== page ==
The governments of Germany and Namibia have been in talks since 2015 to recognize genocide, apologize and pay compensation. The German government stressed in 2016 that there was no compensation in the negotiations, as was the case with Holocaust victims. The Namibian government has welcomed Germany’s decision to accept genocide, saying people cannot forget the killings, but that Germany’s action is a healing to the wounds of the survivors.
In Namibia, victims’ associations have objected to the outcome of Germany’s negotiations with Namibia, calling it insufficient in exchange for the blood of their ancestors and seeking direct compensation. They believe that the money that Germany has allocated to those projects will actually go to the Namibian government. Opposition parties in Namibia have called the German government’s offer an insult to the Namibian people, calling it a coup by the German government and a betrayal by the Namibian government. Vekuii Rukoro, a leader of the Herero tribe, does not accept the agreement between the Namibian government and Germany because the representatives of the victims were not present at the talks, and the Namibian government has “betrayed” the victims’ relatives and the 1.1 billion euro that Germany is giving will not go to the victims’ survivors and will be spent on public projects. The money is to be spent on infrastructure as well as training in areas where the two tribes live. This financial assistance is not intended to pave the way for legal compensation as demanded by the survivors. This is Germany’s highest per capita contribution to development in Africa.
In 2018, Germany returned the remains of 27 victims to Namibia. The skulls of the victims were transported to Germany to be used to prove racist theories of European superiority over Africans and other races. Ms. Petra Bose-Huber, bishop of the Protestant Church, addressed a prayer service at Frederic Church in Berlin before handing over the remains of the bodies Germany had taken out of Namibia during the colonization of that country. “We, together with the survivors of the victims, will keep that era alive and work openly to recognize the massacre and to overcome the injustice done by German colonialism and to continue this situation after that time.”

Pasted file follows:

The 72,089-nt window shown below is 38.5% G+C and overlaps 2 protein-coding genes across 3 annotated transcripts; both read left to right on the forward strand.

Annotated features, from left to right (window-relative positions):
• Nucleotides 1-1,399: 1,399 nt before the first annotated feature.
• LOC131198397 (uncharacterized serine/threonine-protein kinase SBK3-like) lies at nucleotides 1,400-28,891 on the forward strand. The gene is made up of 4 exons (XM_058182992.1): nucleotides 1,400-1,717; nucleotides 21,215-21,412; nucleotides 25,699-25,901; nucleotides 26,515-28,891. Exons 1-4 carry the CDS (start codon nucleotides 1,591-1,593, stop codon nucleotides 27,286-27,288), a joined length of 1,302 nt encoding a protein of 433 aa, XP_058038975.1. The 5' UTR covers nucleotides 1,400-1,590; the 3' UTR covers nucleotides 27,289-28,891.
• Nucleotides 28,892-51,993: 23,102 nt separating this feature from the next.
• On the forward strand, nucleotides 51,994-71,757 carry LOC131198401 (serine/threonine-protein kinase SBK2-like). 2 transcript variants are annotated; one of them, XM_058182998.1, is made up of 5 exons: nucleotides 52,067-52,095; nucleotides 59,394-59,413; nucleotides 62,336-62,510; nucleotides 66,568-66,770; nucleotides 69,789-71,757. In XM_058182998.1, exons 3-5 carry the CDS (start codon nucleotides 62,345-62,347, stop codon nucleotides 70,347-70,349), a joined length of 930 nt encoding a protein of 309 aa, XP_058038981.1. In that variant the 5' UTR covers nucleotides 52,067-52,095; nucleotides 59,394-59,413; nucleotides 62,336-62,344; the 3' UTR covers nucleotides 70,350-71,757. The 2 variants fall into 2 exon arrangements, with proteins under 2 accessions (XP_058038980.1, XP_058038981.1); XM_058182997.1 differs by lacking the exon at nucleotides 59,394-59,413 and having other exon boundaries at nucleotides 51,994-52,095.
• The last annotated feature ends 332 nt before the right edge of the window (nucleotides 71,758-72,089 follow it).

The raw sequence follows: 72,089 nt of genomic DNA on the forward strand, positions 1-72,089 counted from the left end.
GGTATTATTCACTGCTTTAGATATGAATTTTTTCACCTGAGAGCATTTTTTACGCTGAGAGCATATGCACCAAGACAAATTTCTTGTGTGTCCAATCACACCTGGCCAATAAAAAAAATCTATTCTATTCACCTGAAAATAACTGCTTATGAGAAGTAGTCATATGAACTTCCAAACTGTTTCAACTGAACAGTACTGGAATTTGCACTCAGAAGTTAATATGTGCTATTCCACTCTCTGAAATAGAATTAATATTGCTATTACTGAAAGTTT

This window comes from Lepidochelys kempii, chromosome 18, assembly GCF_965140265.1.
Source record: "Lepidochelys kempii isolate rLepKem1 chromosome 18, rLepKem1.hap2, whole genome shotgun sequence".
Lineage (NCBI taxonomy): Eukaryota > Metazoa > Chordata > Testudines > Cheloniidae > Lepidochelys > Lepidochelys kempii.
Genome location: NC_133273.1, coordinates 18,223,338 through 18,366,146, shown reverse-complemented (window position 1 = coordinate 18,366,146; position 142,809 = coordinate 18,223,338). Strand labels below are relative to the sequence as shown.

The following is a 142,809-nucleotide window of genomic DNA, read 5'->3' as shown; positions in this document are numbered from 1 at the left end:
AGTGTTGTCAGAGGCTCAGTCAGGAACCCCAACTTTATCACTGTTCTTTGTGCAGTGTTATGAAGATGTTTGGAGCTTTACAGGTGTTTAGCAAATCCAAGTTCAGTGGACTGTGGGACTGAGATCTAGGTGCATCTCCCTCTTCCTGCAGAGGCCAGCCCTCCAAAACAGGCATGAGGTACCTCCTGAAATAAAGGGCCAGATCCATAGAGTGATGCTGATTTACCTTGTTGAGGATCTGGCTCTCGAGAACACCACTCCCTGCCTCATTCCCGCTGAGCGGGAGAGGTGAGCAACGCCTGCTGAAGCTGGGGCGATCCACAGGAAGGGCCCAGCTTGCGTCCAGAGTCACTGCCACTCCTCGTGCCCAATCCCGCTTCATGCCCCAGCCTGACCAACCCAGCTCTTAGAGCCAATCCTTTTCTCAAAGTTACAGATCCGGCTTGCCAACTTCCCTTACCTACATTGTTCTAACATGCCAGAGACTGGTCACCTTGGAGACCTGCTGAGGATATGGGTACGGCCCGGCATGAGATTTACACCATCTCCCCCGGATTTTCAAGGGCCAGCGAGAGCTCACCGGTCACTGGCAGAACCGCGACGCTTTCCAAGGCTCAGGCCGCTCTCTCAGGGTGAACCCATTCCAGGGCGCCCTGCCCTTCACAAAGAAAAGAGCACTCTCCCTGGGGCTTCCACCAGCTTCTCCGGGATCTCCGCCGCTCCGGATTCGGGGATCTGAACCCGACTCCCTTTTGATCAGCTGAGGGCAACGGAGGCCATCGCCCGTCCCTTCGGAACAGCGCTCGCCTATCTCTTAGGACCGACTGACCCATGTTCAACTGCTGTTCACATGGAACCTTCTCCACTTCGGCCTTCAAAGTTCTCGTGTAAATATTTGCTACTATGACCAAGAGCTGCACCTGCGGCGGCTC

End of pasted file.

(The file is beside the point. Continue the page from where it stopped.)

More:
Representatives of the two ethnic groups staged peaceful demonstrations at the same time as the bodies were handed over. The demonstrators complained about the very low compensation paid to the survivors of the victims of this genocide. The remains of bodies that Germany had taken out of that country during the exploitation of Namibia were kept in anthropological collections in several German cities.
Like many other genocides in the world by colonial powers, its perpetrators and agents refuse to pay direct compensation to the survivors. Germany is concerned that any compensation to the victims could open the door to other countries in the world, including Greece. Nearly 80 years after Germany invaded Greece in World War II, Greece is pushing for negotiations on German reparations for its damage to the country during the war. On April 6, 1941, Germany invaded Greece and Yugoslavia. By 1944, German forces carried out many massacres in Greece. Tens of thousands of Greek civilians were killed in the war. A Greek parliamentary commission has estimated the damage caused by the war waged in that country by Germany at, at least 289 billion euros.